Tamagotchis are items where the popularity can feel a bit cyclical. While they tend to maintain a constant presence in Japan, they aren’t always assured a release in other regions. That’s been changing over the last few years, thanks to the presence of the Gudetama Tamagotchi Nano, a revival of the original Tamagotchis, and the localization of the Tamagotchi On. Now that the Pac-Man Tamagotchi has arrived and a new Tamagotchi On model is being released outside of Japan, Siliconera caught up with Tara Badie, Senior Director of Brand Strategy at Bandai America, to talk about the virtual pets and how models get localized.
Jenni Lada, Siliconera: Do you notice any interesting responses from specific demographics regarding Tamagotchis? Do people of certain ages seem more vocal about specific models?
Tara Badie: Our original Millennial fans are still our most vocal fans and we love to hear from them. Our research shows we have multigenerational fans on each of our items–just the mix being different depending on the item.
For instance, Tamagotchi On is about 60% kids and 40% adults, where the original Tamagotchi is the opposite. The Tamagotchi has such mass appeal that it’s been amazing to watch the cross-generational play between parents and kids.
What led to Bandai Namco deciding to bring the more modern Tamagotchi lines to North America? For example, why was the timing right now for the On/Meets model, but not for the ID or 4U?
Badie: We decided to bring a more modern Tamagotchi to the US and Canada as we felt we had an item that made sense for a new generation. Tamagotchi has been in the Japan market for most of the 23 years where here in the States it has been more sporadic as we look for the device that we think would work in our market based on the environment and competition.
Which Tamagotchi On model ended up being most popular in North America so far? How will this influence future products?
Badie: We launched last year with two different themes–Fairy and Magic–and four different colors. [Editor’s Note: There are actually five colors, as Amazon had an exclusive white Magic model.] Research showed us that people were happy with their theme and color they received, with the themes being mostly split 50/50.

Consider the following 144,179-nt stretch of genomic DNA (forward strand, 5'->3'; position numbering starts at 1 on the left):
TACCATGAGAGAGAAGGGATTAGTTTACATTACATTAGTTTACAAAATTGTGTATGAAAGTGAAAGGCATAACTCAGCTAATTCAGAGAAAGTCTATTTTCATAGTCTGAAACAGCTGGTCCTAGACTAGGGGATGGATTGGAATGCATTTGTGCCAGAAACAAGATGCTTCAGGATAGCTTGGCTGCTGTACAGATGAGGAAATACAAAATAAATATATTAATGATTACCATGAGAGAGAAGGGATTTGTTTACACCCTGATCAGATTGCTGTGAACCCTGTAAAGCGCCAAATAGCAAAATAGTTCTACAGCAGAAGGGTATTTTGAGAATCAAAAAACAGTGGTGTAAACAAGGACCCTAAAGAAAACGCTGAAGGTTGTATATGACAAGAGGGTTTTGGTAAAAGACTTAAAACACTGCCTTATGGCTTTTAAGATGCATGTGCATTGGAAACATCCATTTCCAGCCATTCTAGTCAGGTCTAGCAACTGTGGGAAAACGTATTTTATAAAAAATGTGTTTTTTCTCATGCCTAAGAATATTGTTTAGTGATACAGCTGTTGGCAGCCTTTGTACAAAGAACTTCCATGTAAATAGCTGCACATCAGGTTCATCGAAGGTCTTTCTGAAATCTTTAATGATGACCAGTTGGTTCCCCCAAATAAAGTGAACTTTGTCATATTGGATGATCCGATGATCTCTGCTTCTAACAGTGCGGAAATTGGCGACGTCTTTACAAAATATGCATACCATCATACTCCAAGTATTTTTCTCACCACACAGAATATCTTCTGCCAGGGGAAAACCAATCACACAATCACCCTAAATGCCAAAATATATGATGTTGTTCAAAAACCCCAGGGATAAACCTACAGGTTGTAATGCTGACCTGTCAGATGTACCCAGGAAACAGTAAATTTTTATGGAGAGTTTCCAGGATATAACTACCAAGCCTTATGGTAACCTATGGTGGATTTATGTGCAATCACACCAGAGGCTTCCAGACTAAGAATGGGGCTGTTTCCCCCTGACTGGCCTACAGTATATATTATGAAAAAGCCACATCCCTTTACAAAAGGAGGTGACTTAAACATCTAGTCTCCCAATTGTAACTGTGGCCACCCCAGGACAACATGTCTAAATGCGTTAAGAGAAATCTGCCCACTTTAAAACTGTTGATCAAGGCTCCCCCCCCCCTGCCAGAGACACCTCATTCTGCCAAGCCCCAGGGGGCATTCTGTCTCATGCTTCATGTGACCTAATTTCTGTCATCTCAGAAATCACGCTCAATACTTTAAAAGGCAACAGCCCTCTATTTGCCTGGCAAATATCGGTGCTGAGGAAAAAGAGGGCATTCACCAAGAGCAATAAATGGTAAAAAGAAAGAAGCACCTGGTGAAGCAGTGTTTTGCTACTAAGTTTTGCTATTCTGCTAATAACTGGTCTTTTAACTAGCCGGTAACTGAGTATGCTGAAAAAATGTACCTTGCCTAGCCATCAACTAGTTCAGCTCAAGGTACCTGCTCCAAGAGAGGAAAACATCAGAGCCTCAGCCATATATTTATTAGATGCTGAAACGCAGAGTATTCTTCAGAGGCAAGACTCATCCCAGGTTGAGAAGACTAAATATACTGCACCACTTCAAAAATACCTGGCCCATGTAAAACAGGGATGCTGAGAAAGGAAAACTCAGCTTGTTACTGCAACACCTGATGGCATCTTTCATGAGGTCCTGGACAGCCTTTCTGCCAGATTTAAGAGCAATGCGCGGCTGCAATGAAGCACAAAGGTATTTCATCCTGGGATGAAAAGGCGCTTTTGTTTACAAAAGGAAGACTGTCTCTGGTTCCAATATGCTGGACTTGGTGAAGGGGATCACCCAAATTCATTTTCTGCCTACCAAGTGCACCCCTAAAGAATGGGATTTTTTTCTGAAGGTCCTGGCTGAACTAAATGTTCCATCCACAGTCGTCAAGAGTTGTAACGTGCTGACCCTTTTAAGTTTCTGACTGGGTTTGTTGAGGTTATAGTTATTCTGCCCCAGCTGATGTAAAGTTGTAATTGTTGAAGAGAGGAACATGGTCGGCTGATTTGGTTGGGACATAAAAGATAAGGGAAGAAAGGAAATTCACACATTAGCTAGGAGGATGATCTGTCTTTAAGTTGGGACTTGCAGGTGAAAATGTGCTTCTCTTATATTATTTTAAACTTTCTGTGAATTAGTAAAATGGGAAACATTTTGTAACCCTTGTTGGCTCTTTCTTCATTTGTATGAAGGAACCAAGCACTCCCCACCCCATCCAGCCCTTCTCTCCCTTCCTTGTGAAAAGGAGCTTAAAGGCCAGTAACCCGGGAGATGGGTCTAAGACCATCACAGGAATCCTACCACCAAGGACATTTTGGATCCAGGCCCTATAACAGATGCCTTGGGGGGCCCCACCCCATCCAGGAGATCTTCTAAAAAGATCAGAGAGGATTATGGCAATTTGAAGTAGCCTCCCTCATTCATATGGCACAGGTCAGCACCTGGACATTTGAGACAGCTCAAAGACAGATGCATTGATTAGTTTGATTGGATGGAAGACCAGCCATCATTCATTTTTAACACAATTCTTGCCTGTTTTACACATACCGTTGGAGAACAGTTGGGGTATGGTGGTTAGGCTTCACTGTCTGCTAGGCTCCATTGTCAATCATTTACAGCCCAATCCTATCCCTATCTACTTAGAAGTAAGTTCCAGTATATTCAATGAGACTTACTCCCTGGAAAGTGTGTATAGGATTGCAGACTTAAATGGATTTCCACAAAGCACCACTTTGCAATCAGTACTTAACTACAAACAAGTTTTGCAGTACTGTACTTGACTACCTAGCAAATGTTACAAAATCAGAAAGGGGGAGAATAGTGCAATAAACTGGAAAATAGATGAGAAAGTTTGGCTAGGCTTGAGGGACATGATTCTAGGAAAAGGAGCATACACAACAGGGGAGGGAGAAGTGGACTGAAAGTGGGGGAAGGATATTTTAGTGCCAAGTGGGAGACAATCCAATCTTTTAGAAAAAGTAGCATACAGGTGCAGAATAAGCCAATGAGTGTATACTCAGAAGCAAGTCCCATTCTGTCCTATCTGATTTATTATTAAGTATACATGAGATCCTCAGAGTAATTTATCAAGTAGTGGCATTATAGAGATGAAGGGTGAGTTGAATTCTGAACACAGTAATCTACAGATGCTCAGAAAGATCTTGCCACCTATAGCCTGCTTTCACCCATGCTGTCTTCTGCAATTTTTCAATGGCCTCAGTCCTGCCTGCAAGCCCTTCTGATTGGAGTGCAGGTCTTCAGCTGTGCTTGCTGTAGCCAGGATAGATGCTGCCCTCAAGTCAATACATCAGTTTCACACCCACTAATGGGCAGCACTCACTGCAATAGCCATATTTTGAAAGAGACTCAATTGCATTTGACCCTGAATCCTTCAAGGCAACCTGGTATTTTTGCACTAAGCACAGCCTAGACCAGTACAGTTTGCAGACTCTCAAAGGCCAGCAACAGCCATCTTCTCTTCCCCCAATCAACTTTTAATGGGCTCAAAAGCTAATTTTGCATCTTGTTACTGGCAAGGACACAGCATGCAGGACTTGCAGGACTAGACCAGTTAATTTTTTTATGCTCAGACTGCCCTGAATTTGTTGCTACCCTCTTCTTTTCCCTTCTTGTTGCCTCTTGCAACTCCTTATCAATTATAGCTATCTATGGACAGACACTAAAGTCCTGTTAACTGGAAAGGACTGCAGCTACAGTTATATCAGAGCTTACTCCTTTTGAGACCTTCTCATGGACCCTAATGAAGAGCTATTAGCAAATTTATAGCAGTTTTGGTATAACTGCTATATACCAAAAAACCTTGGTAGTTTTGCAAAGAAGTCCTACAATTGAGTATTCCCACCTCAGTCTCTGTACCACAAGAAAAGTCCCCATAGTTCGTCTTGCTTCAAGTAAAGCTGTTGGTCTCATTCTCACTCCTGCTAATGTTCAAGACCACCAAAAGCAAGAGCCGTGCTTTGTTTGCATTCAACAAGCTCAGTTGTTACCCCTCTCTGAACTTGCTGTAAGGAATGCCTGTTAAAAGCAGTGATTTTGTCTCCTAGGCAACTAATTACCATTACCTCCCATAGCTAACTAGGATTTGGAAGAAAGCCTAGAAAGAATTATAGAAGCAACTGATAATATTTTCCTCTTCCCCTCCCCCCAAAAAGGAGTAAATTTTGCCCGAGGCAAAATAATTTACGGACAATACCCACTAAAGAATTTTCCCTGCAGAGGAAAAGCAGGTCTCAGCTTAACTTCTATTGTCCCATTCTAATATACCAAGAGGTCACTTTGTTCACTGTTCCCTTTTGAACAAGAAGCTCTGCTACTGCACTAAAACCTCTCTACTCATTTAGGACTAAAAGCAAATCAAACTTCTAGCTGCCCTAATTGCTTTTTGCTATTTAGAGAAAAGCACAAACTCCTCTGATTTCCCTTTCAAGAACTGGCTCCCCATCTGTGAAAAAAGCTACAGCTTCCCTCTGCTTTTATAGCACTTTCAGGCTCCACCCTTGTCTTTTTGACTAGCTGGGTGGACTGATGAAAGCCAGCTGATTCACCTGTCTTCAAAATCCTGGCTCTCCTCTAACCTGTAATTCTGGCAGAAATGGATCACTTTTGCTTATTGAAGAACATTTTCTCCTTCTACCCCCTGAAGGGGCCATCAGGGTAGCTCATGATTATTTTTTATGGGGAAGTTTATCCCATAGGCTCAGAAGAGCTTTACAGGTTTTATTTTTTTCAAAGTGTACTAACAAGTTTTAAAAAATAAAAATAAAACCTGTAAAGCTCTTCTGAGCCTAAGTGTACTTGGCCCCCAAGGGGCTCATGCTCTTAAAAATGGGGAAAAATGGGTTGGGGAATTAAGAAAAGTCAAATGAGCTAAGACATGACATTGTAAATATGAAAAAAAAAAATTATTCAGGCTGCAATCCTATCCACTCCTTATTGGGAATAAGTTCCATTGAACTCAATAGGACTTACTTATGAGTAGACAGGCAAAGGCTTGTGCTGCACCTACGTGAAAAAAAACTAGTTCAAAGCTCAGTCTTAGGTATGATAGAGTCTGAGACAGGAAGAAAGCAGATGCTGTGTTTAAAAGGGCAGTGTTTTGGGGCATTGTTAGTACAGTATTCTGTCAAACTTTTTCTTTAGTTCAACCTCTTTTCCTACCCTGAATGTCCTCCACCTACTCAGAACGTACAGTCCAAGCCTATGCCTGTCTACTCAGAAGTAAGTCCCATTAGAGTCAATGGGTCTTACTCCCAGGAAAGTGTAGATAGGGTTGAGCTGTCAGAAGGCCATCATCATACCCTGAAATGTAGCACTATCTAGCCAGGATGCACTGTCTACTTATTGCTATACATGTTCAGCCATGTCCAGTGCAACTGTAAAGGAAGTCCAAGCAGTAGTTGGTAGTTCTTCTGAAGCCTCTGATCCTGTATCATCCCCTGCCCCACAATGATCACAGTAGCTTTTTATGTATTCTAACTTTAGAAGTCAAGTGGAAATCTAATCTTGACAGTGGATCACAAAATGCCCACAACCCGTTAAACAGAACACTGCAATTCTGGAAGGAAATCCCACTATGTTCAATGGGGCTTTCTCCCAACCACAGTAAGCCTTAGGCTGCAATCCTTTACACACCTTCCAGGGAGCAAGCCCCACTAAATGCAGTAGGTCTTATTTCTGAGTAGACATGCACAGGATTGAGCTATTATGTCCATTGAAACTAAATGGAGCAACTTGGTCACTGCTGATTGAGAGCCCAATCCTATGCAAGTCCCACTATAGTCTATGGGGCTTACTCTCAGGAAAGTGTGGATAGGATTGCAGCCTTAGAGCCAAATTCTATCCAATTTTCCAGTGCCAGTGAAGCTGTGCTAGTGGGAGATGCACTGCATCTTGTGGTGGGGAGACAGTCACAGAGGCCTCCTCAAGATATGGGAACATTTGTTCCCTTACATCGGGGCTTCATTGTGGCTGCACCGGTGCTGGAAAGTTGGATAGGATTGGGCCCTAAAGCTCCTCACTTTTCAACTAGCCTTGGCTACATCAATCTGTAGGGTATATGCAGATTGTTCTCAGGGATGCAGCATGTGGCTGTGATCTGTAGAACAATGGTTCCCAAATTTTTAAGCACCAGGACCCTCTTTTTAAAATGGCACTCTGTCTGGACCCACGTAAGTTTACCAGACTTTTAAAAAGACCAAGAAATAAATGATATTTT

We’re excited to launch the new Wonder Garden theme where we’re introducing a new Town to visit, exclusive characters, new games, accessories, and items. It has the same core play, just a new way to play it.
How active is the community in the Tamagotchi On app?
Badie: Per our research, 89% visit the APP weekly. Unfortunately, I don’t have the specific numbers.
Only two themed Tamagotchi Nanos have launched in English so far, the Gudetama and the Pac-Man. What did the localization and licensing process look like for the Gudetama model, since it came over from Japan? How did that differ from the Pac-Man model, since it was a North American exclusive?
Badie: Programming, design and development were all done in Japan, so the process wasn’t too much different. The only difference is we’re brought into the process earlier on Western launches.
For the Gudetama Tamagotchi, we worked with the local Sanrio team on the packaging, though we all agreed to closely follow what they did with the Japanese version. For Pac-Man, as the licensor is a sister company, the two brands worked together in Japan and kept us in the loop.
Badie: As we do with every product, we review and decide the level of interest in our market and decide which items to bring to the US and Canada. Each territory makes the decision based on their market.
What does the consideration process look like when any Tamagotchi model is created? Are more crossover models, along the lines of the Demon Slayer and Pac-Man varieties, being considered?
Badie: It takes about 12-18 months to bring an item to market, and I can say I’m presently working on various items for the Tamagotchi brand. We have exciting products coming!
This interview has been edited for clarity.